gcirc {astrolibR}R Documentation

Computes rigorous great circle arc distances between points on the celestial sphere

Description

Computes rigorous great circle arc distances between points on the celestial sphere

Usage

gcirc(u,ra1,dc1,ra2,dc2)

Arguments

u

indicator integer describing units of inputs and outputs:
0: radians
1: Right Ascension in decimal hours, declination in decimal degrees, angular distance in arc seconds
2: Right Ascension and declination in decimal degrees, angular distance in arc seconds

ra1

Right Ascension or longitude of point 1

dc1

declination or latitude of point 1

ra2

Right Ascension or longitude of point 2

dc2

declination or latitude of point 2

Details

Input position can be in radians, sexigesimal (R.A., Dec), or decimal degrees. The procedure uses the Haversine forumla http://en.wikipedia.org/wiki/Great-circle_distance. The haversine formula can give rounding errors for antipodal points.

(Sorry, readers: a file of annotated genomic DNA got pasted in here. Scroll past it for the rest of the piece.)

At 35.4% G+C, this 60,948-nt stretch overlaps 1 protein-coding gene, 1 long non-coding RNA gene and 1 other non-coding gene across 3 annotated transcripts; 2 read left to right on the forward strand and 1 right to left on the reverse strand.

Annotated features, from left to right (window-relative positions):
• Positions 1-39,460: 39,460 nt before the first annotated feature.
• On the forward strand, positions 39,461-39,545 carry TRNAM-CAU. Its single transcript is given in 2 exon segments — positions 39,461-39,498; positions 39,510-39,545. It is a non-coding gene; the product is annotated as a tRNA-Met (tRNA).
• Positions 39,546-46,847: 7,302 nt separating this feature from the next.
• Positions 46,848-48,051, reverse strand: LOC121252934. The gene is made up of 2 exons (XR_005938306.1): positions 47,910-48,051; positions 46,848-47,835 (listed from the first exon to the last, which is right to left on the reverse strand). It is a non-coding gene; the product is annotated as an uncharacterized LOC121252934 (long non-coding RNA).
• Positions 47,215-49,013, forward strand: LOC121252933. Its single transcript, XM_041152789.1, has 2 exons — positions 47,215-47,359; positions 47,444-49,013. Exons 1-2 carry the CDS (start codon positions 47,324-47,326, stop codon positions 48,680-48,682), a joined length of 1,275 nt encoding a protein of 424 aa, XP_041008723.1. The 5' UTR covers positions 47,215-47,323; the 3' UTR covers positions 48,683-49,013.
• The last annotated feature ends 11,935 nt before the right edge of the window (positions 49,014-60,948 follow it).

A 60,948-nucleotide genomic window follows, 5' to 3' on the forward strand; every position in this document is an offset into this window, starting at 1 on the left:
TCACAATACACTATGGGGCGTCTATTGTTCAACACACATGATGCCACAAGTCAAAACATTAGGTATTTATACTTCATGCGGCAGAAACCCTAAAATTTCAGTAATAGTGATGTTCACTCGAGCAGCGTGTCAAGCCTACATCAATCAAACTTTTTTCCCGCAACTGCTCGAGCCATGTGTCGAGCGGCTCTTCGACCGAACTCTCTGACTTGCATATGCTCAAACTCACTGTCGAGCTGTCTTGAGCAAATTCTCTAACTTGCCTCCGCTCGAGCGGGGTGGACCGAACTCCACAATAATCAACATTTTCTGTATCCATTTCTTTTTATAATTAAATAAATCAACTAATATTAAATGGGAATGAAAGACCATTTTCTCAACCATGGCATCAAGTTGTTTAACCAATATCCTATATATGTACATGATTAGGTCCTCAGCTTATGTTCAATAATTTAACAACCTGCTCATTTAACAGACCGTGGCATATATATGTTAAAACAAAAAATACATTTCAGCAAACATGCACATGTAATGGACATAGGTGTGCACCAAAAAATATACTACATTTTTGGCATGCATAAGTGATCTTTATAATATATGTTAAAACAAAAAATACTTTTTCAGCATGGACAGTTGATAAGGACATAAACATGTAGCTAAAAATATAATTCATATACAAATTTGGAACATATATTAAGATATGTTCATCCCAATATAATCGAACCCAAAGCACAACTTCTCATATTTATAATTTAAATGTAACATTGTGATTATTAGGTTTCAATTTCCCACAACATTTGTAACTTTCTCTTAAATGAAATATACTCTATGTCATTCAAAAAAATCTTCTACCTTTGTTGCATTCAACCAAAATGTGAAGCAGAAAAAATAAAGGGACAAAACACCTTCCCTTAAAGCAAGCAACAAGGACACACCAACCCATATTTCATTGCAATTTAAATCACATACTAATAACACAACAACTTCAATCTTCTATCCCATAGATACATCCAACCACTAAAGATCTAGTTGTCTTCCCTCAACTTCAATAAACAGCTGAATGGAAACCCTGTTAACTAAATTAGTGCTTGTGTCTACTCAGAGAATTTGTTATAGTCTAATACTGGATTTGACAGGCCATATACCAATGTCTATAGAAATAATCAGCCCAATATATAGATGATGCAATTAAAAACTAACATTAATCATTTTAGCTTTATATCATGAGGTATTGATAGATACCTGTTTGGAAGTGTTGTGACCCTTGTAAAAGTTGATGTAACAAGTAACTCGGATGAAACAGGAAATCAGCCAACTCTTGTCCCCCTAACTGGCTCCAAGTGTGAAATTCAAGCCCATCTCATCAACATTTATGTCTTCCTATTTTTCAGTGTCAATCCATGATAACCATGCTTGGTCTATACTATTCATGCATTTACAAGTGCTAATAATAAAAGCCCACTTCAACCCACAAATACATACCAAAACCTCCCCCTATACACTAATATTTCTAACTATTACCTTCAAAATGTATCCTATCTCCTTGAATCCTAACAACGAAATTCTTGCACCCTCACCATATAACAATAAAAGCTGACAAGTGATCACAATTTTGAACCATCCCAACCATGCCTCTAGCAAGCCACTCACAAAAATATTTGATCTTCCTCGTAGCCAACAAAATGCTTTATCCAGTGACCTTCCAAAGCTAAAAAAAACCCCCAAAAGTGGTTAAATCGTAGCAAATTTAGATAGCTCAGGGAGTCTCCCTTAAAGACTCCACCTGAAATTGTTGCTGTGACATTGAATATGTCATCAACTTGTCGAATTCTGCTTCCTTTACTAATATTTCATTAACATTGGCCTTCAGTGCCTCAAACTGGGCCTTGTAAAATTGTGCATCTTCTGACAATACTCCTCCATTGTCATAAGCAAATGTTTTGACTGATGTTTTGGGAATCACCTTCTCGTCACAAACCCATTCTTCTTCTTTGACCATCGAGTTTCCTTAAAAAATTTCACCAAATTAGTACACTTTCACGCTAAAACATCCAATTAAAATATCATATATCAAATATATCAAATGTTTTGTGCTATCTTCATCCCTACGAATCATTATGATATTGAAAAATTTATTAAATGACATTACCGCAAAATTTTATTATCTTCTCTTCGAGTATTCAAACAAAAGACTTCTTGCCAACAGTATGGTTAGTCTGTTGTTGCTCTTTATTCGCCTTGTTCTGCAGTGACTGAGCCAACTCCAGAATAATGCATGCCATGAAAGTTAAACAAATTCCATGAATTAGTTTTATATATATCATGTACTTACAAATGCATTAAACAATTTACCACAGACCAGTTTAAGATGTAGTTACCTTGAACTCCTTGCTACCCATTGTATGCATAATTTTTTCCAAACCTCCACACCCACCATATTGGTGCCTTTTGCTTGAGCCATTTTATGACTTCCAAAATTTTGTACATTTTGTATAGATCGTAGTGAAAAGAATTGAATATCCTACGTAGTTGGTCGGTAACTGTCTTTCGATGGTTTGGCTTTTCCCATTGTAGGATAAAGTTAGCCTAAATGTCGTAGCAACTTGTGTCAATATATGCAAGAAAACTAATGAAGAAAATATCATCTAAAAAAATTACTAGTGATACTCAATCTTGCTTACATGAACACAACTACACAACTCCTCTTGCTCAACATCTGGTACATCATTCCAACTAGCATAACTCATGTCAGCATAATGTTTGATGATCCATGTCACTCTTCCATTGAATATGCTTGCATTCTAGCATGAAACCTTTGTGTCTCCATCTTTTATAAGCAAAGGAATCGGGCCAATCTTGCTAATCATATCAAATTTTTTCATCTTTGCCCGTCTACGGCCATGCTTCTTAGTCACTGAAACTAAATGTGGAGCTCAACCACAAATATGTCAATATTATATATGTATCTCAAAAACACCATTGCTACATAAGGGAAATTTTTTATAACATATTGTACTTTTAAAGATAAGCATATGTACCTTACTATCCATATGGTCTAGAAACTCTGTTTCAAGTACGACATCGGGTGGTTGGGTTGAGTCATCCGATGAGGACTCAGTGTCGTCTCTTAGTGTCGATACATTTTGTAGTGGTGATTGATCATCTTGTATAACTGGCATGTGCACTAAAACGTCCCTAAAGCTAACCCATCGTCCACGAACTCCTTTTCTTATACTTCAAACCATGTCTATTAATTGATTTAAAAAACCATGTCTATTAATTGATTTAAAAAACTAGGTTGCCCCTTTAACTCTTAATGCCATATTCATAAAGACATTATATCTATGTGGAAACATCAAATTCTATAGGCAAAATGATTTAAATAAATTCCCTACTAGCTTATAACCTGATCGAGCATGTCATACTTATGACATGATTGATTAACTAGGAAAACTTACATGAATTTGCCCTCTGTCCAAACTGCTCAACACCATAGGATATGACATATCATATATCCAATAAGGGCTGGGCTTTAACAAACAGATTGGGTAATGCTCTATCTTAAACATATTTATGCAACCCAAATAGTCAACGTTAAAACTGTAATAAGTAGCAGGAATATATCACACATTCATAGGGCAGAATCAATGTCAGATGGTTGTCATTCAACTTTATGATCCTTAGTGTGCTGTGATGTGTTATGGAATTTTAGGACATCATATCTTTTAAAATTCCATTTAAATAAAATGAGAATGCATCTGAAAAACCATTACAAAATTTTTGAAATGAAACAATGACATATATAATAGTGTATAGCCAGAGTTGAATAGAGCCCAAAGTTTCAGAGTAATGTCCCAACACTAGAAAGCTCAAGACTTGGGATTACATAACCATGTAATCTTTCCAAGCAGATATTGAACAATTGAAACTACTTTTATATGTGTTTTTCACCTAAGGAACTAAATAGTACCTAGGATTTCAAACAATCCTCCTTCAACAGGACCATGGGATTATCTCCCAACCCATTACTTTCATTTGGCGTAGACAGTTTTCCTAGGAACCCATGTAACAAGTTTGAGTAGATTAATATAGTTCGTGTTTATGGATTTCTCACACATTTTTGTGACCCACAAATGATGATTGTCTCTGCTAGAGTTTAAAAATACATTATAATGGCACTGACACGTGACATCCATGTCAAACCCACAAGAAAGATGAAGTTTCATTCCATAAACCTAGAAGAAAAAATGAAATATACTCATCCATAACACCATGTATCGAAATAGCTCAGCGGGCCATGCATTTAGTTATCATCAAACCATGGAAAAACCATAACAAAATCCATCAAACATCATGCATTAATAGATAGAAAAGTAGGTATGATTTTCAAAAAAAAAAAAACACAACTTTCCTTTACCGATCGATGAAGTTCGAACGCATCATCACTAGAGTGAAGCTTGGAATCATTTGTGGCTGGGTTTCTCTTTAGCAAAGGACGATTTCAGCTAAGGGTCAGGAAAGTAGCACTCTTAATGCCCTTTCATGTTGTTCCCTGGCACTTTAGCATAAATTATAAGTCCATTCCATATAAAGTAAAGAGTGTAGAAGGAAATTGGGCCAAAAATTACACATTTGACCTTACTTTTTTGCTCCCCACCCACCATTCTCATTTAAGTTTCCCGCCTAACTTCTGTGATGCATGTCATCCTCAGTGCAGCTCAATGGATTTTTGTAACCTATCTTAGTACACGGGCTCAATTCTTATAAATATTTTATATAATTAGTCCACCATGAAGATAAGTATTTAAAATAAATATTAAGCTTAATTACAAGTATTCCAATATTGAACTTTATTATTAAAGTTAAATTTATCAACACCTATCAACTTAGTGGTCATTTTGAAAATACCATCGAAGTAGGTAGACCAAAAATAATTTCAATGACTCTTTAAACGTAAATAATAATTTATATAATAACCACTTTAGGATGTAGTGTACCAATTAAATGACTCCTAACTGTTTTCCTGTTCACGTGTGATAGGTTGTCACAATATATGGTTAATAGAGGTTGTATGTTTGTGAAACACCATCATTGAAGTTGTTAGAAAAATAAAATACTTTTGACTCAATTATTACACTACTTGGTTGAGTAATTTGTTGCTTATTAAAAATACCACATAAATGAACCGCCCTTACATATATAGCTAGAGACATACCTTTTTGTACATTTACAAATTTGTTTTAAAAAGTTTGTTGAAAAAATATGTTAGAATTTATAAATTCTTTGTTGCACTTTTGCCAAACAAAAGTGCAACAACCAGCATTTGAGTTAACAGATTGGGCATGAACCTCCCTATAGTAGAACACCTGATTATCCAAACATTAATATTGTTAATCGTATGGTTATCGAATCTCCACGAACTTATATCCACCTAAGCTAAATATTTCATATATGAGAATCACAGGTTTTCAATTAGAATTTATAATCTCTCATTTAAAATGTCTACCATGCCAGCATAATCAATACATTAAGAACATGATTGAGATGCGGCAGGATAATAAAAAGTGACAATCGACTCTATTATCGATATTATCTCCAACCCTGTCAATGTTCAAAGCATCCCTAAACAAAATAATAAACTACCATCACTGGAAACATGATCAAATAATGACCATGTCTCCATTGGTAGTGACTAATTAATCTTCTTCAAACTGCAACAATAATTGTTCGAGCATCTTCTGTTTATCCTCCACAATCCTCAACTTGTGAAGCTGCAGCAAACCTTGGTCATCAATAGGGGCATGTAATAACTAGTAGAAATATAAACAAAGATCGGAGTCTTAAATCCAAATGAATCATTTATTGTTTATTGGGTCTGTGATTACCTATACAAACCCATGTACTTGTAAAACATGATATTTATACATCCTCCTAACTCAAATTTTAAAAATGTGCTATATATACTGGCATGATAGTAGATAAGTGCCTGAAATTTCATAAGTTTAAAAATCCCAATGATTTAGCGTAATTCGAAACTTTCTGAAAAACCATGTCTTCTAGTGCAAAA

If (ra1,dc1) are scalars and (ra2,dc2) are vectors, then dis is a vector giving the distance of each element of (ra2,dc2) to (ra1,dc1). Similarly, if (ra1,dc1) are vectors and (ra2,dc2) are scalars, then dis is a vector giving the distance of each element of (ra1,dc1) to (ra2,dc2). If both (ra1,dc1) and (ra2,dc2) are vectors then dis is a vector giving the distance of each element of (ra1,dc1) to the corresponding element of (ra2,dc2). If the input vectors are not the same length, then excess elements of the longer ones will be ignored.

The astrolib function sphdist provides an alternate method of computing a spherical distance.

Value

dis

angular distance on the sky between points 1 and 2

Author(s)

Written in Fortran by R. Hill, SASC Technologies, January 1986

R adaptation by Arnab Chakraborty June 2013

See Also

sphdist

Examples

gcirc(2, 100., -35., 180., +35)

[Package astrolibR version 0.1 Index]